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The Perils of Groundless Suits Against Landlords

By: Terry R. Dowdall, Esq.facebook-emblem-DLO-pic-identifier-jan-28-2017_V_1.jpg

C'mon, let's sue!! Nothing to lose they may say. Everybody knows it's a sure bet. Right?

Consider the recent case of tenant "Molly McGreedy" and "Bea Rich"(not real names). Molly took her complaints about water damage and mold, allegedly causing health problems, to some local attorneys. The lawyers sent letters and retainer agreements to all the tenants in the premises, suggesting they could participate in a "risk free" lawsuit that could result in collecting damages against the landlord. The letter claimed that the proposed complaint would not be a class action suit, and that the only way the renters would "receive funds from settlement or judgment" would be to sign the retainer agreements. More than 40 tenants took the bait, including Bea.


McGreedy's attorneys filed suit alleging 18 different types of claims (causes of action). A typical "shotgun" approach to a lawsuit (the Court uses the term "shotgun;" if in any way offensive to the reader, I suggest you think "kitchen sink" instead; the only context in which the two terms mean the same thing seems to be lawsuits). They asked for damages for pain and suffering, emotional distress, medical expenses, loss of earnings, property and punitive damages. But when Molly was questioned under oath, her story changed. No mold problems, no visible signs of mold, no health problems -- only a belief that her security deposit should have been returned. Eventually, Molly tired of the litigation and requested dismissal of the lawsuit, though the attorneys continued to insist that Molly had a strong case. The lawsuit continued for a full eight months before it was dismissed.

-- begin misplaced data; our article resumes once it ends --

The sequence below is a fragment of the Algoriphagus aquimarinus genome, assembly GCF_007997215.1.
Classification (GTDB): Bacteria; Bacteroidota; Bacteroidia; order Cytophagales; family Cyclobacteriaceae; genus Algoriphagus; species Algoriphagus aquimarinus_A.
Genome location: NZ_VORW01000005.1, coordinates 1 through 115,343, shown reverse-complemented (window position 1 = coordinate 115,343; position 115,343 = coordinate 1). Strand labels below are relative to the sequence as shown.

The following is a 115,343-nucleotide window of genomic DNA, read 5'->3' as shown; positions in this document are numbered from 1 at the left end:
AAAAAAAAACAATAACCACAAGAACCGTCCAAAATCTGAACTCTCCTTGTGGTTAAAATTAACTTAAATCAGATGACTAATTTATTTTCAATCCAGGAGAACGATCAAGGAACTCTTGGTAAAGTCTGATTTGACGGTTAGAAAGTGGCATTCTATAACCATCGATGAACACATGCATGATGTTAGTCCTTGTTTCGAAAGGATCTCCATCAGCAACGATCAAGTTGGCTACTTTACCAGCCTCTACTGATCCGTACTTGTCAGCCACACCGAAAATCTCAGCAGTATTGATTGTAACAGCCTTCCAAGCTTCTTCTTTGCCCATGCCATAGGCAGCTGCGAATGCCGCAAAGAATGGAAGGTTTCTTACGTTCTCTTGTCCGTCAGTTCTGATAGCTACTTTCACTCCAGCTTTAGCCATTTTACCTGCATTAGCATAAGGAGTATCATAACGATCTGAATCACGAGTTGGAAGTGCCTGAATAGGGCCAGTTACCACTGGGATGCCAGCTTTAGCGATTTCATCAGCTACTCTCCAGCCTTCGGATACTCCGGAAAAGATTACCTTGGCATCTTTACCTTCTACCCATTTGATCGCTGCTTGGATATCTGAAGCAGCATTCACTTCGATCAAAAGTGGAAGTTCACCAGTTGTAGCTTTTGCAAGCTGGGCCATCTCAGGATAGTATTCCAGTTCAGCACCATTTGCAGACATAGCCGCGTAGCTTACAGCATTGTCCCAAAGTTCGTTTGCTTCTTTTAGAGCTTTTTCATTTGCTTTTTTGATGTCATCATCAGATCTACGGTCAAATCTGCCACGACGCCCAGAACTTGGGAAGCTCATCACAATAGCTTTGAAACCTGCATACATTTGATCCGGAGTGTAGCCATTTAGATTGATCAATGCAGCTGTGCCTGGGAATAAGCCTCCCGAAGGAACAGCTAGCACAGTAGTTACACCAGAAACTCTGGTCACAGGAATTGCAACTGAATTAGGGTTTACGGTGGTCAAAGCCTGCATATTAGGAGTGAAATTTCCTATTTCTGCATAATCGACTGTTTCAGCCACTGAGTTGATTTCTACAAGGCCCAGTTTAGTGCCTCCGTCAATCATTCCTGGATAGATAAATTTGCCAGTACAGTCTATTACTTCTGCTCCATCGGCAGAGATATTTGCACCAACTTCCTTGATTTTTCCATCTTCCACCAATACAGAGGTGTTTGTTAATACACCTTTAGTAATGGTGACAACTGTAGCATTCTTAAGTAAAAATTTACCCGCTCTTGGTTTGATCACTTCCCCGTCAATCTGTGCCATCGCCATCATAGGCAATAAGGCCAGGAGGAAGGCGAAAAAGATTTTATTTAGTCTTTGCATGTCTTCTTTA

Bea seemed to have few of the harms alleged in the lawsuit. She did claim to suffer from sinus congestion, watery and itchy eyes, headaches and fatigue. She experienced heating problems and made a claim of unfair retention of a security deposit. But Bea had never provided any specific information indicating that there was mold in her unit, or that she had suffered any damages attributable to mold. In Bea's written answers to sworn questions (aka, "interrogatories"), she said that she was not claiming to have suffered physical injuries, property damage, lost earnings or lost future earnings. In response to the question, "Do you attribute any physical, mental, or emotional injuries to the INCIDENT?" Bea answered, "Yes."

Even though she had stated in her response to the solicitation letter that she had suffered from various physical ailments, when Bea was asked to identify each injury she attributed to the landlord, Bea answered only that "The owner and staff have caused me mental and emotional distress because of their dishonesty." Bea identified no past or present physical injuries that she attributed to living at the complex. When asked "Do you still have any complaints that you attribute to the INCIDENT," Bea answered "No." Bea stated that she had not received any consultation, examination or treatment from a health care provider, had not taken any medications, and had not required any other medical services related to her tenancy. She did state that she felt that the premises were "unsuitable to live in." Bea eventually dismissed her claim as well.

After Molly and Bea dismissed their claims, the landlord filed suit based on "malicious prosecution." The landlord's complaint, not a "shotgun" pleading, claims that the tenant suit was filed and prosecuted without probable cause, and that the lawsuit was maintained in bad faith and with malice. In a preliminary ruling on the landlord's case, the judge ruled that there was sufficient evidence to allow the landlord's suit to proceed.